$100M in housing funds stuck in power play.
Requests for Proposals to build permanent 500 units of housing for the homeless in New York City have been answered by more than 200 developers, however, the more than $100 million designated is in limbo because of a squabble between the Mayor's Office and the City Council.
The three-year-old fund, a joint effort between the city and state, was slated to be allocated by the now defunct Board of Estimate, and is now the subject of a fight between the Council and Mayor's office over who will disburse the money.
John Deacy, spokesman for the New York State Housing Finance Agency, who is the main State agency responsible for overseeing construction and granting contracts, said plans are proceeding to spend the remaining money, said: "Since we are managing the projects, we have been able to send out RFP's and do all of the incidentals of the planning process. But we can't sign the financing for any new projects until the financing is available.
This fight affects the future of 100 units of housing that are to be built by Andrew Cuomo, son of Governor Mario Cuomo, who was given "preliminary site control" over a parcel of city owned property on East 14th Street between Third Avenue and Irving Place. The development is estimated to cost $14.4 million and is only one of about eight other projects being held up because of this dispute.
Barbara Fife, deputy mayor for planning and development said Cuomo's HELP program was granted control of the vacant, 30,000- square-foot property that runs from East 14th to 13th Streets, next to the dilapidated Luchow's property. Cuomo will now be able to proceed with a detailed plan for 100 units of housing for homeless, and affordable apartments.
Nancy Devine, a top aide to Fife, said preliminary site control of the property means that the city is holding the property for "the use that was described by the HELP program. She also said that there was a time frame within which the project must be underway, leaving it at the mercy of a legislative hitch.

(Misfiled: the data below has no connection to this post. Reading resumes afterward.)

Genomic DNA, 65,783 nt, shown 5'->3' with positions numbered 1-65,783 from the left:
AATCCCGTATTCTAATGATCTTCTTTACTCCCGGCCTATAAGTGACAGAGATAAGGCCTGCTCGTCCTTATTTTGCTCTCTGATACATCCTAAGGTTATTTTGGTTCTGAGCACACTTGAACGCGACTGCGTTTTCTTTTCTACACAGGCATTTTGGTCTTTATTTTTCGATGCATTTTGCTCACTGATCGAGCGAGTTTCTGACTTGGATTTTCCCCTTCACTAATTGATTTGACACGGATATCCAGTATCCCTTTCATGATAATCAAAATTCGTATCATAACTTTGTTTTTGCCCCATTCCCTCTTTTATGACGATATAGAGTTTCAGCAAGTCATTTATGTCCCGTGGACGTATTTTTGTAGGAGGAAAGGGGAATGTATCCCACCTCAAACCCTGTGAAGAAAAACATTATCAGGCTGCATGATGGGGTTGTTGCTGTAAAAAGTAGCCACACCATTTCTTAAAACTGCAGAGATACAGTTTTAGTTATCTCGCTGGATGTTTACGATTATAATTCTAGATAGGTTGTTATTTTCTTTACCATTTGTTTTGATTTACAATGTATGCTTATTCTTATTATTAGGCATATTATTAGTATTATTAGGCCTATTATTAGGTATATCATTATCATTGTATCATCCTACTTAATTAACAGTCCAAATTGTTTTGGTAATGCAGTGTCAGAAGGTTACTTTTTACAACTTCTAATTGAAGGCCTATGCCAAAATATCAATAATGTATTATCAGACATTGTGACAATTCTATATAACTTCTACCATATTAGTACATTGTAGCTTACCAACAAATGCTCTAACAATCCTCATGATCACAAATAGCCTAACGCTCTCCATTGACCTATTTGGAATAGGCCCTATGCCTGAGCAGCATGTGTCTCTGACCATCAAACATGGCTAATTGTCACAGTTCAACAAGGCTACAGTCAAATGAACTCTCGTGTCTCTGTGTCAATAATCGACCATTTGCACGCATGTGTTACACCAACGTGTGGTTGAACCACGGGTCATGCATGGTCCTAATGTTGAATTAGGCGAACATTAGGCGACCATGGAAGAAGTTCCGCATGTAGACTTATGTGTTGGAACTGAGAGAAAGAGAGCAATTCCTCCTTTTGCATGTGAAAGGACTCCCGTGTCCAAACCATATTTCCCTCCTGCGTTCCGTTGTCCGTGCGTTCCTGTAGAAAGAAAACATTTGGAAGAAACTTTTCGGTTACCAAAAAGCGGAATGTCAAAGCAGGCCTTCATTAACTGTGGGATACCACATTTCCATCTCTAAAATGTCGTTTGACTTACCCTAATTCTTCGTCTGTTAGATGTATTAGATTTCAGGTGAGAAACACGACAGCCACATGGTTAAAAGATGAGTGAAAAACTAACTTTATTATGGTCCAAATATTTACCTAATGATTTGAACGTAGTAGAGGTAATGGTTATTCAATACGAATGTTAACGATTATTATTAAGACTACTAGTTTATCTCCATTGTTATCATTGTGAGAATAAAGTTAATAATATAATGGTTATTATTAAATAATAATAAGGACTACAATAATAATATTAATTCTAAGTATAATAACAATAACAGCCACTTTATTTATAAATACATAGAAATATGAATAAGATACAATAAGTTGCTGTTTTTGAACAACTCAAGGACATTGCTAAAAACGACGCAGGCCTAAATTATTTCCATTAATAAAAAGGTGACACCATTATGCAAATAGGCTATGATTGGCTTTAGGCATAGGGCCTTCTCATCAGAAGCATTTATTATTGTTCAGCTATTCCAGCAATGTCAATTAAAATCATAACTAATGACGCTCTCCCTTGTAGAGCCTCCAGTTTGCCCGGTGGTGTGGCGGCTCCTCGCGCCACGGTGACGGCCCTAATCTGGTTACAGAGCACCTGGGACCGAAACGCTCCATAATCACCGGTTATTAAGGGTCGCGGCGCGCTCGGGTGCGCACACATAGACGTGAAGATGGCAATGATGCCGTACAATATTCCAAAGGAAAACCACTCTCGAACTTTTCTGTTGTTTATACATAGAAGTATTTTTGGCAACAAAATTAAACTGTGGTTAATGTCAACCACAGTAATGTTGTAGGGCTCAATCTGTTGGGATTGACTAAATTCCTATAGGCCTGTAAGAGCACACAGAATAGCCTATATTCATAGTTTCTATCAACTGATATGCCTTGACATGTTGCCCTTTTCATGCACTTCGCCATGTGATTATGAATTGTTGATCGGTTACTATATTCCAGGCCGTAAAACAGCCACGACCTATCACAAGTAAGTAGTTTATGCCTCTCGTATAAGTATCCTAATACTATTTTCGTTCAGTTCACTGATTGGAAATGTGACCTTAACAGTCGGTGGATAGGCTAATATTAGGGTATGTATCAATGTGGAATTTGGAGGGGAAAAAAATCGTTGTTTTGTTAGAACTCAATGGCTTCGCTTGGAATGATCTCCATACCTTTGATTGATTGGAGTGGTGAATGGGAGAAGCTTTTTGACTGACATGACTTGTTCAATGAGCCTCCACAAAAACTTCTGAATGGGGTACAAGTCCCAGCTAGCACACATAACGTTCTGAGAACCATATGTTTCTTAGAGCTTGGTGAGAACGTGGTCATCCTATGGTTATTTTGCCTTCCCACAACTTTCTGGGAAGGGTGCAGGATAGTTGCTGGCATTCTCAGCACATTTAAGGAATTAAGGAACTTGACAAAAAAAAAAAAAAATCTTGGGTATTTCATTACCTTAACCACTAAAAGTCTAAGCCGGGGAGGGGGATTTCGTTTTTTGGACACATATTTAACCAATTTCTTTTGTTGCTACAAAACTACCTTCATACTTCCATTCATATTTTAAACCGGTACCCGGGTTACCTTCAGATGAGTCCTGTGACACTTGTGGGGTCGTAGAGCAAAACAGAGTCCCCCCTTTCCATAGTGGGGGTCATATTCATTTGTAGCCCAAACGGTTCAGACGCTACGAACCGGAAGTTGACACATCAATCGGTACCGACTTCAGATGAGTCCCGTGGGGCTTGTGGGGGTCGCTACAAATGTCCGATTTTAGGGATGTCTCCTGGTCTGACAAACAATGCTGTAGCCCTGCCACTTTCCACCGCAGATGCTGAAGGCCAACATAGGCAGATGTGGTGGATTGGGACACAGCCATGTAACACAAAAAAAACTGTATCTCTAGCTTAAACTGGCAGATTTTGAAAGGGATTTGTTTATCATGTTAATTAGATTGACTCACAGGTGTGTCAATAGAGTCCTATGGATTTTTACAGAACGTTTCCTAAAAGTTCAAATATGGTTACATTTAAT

The hitch involves a trust fund established under the bill dubbed the "Permanent Housing for Homeless People (PHHP)." It comprises $85 million from the state matched dollar-for- dollar by the city to be spent for 429 apartments for the homeless under phase one, which was disbursed by the Board of Estimate in 1989. However, since the Board of Estimate was eliminated under Charter Revision, the more than $100 million remaining of this trust fund is frozen because nobody in government has the power to touch it.
Devine said she has consulted with the City Law Department and has found that "in the absence of legislative change, our hands are tied. "As a result, more than 450 apartments for homeless people cannot be constructed, including the 100 units proposed by Cuomo.
The reason that there has been no change in the law according to state and local officials, is the Mayor's office wants sole control of disbursement of the money, while the City Council leadership is also seeking a hand in disbursement. According to City Hall insiders, City Council Majority Leader Peter Vallone is leading the challenge to the mayor's disbursement power. Officials for Vallone did not respond to the questions.
Bernice Spitzer, spokesperson for the City Council, called the mayor's version of the PHHP "a power play." She said the bill effectively, eliminates the council role in determining the use of the money.
"The Council has new fiscal and land use responsibilities because of the new Charter and the administration has put forth a bill that cuts the council out," Spitzer said. "We have nothing against the (Cuomo) project and we would be moving along if the administration hadn't effectively tried a power play."
However, a source in the mayor's office said the mayor is "inclined to support a version of the bill that will include the council, as well as the mayor in decision making."
"There are a lot of bills in Albany that make reference to the Board of Estimate and this is one of the many that have to be straightened out," the source said.
The source, however, said it was unclear as to how long it would take to work out a compromise with the Council.
Paula O'Toole, spokesperson for State Senator Manfred Orhenstein said that when a number of bills were changed during "clean-up" for the new Charter, there was never an agreement forged between the Mayor and Council on who will disburse the funds.
"This money is in limbo until the Mayor and Council determine who is responsible," O'Toole said. "This money can't be spent until an official entity is given permission on this question. We are waiting for the city to act.
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|Title Annotation:||squabble between Mayor's Office and NY City Council|
|Publication:||Real Estate Weekly|
|Date:||Jan 22, 1992|
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